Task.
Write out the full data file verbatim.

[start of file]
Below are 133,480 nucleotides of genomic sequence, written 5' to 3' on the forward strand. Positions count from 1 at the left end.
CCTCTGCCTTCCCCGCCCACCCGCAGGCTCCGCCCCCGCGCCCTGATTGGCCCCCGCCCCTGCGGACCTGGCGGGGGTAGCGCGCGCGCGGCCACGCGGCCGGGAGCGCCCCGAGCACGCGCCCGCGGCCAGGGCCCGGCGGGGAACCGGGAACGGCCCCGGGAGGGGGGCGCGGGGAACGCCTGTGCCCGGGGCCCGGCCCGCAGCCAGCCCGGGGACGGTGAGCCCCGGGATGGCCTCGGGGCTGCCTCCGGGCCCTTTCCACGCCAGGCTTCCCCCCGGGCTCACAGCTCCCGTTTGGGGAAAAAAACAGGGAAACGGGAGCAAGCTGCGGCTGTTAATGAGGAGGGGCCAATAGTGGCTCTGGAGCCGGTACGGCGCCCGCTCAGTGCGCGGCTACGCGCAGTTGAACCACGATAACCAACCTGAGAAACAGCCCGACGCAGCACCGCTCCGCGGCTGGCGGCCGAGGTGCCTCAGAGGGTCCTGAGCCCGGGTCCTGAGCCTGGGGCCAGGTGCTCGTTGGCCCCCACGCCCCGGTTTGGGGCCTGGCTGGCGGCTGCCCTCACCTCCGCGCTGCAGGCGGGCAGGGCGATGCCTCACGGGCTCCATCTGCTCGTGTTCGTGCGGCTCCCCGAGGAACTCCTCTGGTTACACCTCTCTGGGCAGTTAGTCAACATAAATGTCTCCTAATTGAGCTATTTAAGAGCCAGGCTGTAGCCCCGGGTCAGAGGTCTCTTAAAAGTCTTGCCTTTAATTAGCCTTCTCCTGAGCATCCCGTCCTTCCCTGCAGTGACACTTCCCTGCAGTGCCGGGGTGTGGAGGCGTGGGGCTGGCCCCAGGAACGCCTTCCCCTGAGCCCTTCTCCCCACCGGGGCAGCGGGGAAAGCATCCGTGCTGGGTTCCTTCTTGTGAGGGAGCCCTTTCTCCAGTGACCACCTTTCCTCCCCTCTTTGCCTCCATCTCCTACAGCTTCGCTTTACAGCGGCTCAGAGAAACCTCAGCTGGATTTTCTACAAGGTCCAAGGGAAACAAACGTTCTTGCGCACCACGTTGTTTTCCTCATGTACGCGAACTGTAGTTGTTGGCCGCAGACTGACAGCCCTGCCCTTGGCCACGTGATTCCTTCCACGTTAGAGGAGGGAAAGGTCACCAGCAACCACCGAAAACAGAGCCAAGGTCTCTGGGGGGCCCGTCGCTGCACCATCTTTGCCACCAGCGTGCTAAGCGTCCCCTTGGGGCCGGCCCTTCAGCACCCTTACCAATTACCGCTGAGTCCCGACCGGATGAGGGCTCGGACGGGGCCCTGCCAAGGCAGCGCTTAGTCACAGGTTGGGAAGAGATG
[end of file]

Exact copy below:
Below are 133,480 nucleotides of genomic sequence, written 5' to 3' on the forward strand. Positions count from 1 at the left end.
CCTCTGCCTTCCCCGCCCACCCGCAGGCTCCGCCCCCGCGCCCTGATTGGCCCCCGCCCCTGCGGACCTGGCGGGGGTAGCGCGCGCGCGGCCACGCGGCCGGGAGCGCCCCGAGCACGCGCCCGCGGCCAGGGCCCGGCGGGGAACCGGGAACGGCCCCGGGAGGGGGGCGCGGGGAACGCCTGTGCCCGGGGCCCGGCCCGCAGCCAGCCCGGGGACGGTGAGCCCCGGGATGGCCTCGGGGCTGCCTCCGGGCCCTTTCCACGCCAGGCTTCCCCCCGGGCTCACAGCTCCCGTTTGGGGAAAAAAACAGGGAAACGGGAGCAAGCTGCGGCTGTTAATGAGGAGGGGCCAATAGTGGCTCTGGAGCCGGTACGGCGCCCGCTCAGTGCGCGGCTACGCGCAGTTGAACCACGATAACCAACCTGAGAAACAGCCCGACGCAGCACCGCTCCGCGGCTGGCGGCCGAGGTGCCTCAGAGGGTCCTGAGCCCGGGTCCTGAGCCTGGGGCCAGGTGCTCGTTGGCCCCCACGCCCCGGTTTGGGGCCTGGCTGGCGGCTGCCCTCACCTCCGCGCTGCAGGCGGGCAGGGCGATGCCTCACGGGCTCCATCTGCTCGTGTTCGTGCGGCTCCCCGAGGAACTCCTCTGGTTACACCTCTCTGGGCAGTTAGTCAACATAAATGTCTCCTAATTGAGCTATTTAAGAGCCAGGCTGTAGCCCCGGGTCAGAGGTCTCTTAAAAGTCTTGCCTTTAATTAGCCTTCTCCTGAGCATCCCGTCCTTCCCTGCAGTGACACTTCCCTGCAGTGCCGGGGTGTGGAGGCGTGGGGCTGGCCCCAGGAACGCCTTCCCCTGAGCCCTTCTCCCCACCGGGGCAGCGGGGAAAGCATCCGTGCTGGGTTCCTTCTTGTGAGGGAGCCCTTTCTCCAGTGACCACCTTTCCTCCCCTCTTTGCCTCCATCTCCTACAGCTTCGCTTTACAGCGGCTCAGAGAAACCTCAGCTGGATTTTCTACAAGGTCCAAGGGAAACAAACGTTCTTGCGCACCACGTTGTTTTCCTCATGTACGCGAACTGTAGTTGTTGGCCGCAGACTGACAGCCCTGCCCTTGGCCACGTGATTCCTTCCACGTTAGAGGAGGGAAAGGTCACCAGCAACCACCGAAAACAGAGCCAAGGTCTCTGGGGGGCCCGTCGCTGCACCATCTTTGCCACCAGCGTGCTAAGCGTCCCCTTGGGGCCGGCCCTTCAGCACCCTTACCAATTACCGCTGAGTCCCGACCGGATGAGGGCTCGGACGGGGCCCTGCCAAGGCAGCGCTTAGTCACAGGTTGGGAAGAGATG